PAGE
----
While the first learning sprint focused on exploring regional economic conditions in order to gain the best possible overview of the region’s existing strengths and challenges in terms of realizing employment opportunities, the second learning sprint is dedicated to observing global megatrends as a starting point for creating and developing new or existing ideas for innovative services and products. The examination of megatrends can help identify sustainable career prospects.


For example, Paula already knew that there were two established catering companies in the region that deliver food and offer party services. Paula and her friends didn’t have enough money to open a restaurant, and competition was already fierce. They also wanted to offer something special that didn’t yet exist in the region. But how could Paula and her friends develop their cooking idea into an innovative service idea?

Starting point for the creation of new innovative services and products can be the examination of technological developments, economic and social trends, values, and lifestyle models. Megatrends derive from lifestyles. Various micro-trends can be assigned to the megatrends. These micro-trends are the source of needs and, consequently, markets. Products and services are then developed for these markets. This results in jobs and employment potential (Kröll 2018, Göttling 2018).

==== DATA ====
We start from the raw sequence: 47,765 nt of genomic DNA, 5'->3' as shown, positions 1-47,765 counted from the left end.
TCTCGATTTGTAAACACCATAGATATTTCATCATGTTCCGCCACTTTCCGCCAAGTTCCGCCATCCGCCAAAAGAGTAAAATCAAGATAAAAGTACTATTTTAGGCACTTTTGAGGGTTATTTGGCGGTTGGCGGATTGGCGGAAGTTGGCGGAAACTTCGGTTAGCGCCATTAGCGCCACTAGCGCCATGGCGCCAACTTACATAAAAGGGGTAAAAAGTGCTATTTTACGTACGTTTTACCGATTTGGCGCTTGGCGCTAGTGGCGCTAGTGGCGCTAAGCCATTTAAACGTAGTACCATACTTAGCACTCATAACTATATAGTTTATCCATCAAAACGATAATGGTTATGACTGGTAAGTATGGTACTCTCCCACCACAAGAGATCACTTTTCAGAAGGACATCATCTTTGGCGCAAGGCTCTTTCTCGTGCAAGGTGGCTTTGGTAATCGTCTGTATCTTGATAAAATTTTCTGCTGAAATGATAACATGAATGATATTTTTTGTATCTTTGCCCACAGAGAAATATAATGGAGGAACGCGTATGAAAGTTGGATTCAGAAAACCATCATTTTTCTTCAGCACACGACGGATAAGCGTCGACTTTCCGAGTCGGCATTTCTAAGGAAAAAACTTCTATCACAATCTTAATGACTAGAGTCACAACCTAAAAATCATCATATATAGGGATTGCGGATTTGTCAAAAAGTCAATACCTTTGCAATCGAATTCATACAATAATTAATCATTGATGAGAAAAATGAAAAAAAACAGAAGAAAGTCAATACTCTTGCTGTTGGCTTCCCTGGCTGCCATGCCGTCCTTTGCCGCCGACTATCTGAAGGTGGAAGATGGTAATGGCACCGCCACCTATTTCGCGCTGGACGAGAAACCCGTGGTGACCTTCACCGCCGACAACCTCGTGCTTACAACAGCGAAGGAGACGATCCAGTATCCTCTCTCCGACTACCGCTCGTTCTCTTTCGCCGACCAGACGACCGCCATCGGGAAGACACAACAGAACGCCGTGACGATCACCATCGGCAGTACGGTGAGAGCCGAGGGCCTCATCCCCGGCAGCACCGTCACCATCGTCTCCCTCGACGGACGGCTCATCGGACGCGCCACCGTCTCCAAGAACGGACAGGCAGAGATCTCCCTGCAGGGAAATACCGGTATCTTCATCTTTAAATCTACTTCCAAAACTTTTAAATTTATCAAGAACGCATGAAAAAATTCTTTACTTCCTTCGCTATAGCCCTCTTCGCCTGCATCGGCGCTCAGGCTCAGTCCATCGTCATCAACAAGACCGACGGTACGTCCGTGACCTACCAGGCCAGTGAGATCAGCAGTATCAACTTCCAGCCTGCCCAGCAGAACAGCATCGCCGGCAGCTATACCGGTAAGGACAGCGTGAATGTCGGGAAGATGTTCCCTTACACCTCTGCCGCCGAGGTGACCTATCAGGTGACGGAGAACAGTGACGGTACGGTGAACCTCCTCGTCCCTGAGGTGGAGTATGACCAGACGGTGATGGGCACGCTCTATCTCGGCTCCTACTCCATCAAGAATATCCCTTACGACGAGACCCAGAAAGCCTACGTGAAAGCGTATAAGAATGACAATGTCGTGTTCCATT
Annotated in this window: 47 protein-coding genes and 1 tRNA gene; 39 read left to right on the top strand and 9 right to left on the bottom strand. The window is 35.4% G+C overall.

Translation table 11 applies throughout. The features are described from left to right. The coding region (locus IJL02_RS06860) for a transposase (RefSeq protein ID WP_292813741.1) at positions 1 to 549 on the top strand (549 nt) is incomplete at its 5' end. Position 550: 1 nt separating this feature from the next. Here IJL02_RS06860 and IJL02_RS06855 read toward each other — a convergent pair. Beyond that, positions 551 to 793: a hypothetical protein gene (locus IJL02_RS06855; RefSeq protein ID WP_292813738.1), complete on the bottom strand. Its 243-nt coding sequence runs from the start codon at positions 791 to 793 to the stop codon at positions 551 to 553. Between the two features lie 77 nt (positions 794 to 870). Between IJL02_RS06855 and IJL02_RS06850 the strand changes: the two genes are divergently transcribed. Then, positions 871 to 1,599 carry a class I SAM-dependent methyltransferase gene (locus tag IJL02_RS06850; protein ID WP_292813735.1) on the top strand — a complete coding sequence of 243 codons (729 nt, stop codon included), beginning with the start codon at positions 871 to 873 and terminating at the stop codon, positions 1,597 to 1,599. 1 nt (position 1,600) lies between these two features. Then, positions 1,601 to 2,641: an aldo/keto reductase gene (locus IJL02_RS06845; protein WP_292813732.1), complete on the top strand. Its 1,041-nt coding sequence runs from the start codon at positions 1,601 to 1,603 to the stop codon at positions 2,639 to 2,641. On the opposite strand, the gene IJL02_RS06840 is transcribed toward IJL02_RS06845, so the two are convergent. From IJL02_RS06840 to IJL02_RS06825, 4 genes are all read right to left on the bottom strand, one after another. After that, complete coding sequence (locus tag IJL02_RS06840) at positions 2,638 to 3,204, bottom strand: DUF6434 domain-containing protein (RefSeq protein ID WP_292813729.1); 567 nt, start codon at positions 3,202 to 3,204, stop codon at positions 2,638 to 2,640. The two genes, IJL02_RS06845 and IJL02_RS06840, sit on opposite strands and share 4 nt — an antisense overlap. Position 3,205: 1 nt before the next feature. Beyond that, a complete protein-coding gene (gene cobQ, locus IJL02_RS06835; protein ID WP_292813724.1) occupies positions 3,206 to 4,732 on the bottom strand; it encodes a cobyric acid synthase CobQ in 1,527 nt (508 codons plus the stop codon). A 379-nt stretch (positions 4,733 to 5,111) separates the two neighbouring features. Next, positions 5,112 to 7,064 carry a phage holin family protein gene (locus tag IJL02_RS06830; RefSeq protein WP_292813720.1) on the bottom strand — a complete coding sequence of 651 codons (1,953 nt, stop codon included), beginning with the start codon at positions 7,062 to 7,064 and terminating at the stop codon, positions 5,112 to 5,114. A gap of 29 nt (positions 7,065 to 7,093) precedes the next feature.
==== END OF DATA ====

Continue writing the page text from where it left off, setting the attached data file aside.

On the other hand, certain needs can only arise on the basis of certain megatrends. Thus, a megatrend can have a significant impact on supply and demand by changing needs or creating new needs and can even influence the economic and political position of entire industries and countries. In the context of the employment radar, megatrends can thus be used to identify the needs of people resulting from the prevailing trends (Mulhouse, 2015) and to derive service or product ideas from them (excerpt, self-study module “Networking Capability”, detection of social megatrends)

Megatrends refer to profound and long-term changes that not only affect each and every one of us, but also touch and change all areas of society: Politics, culture, economy, science. The Zukunftsinstitut has defined 12 megatrends that affect all levels of our social and economic life. The following megatrends are pointed out, among others: Knowledge Culture, Urbanization, Connectivity, Individualization, Neo-Ecology, Globalization, Gender Shift, Health, New Work, Mobility, Silver Society, Security (Zukunftsinstitut, 2020). Microtrends, on the other hand, are changes that are less comprehensive and more short-lived. They are present in smaller groups, limited to a few age groups, to certain consumer habits or leisure behavior. Income differences also play a role. This includes, for example, trend sports, fashion trends or the consumption of certain superfoods.

Paula and her friends decided to get involved with the exciting topic of “megatrends” in order to generate the most creative ideas possible for their joint project “Cooking with Vision”.

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This work by Martin Kröll, IAW/RUB is licensed under CC BY 4.0. To view a copy of this license, visit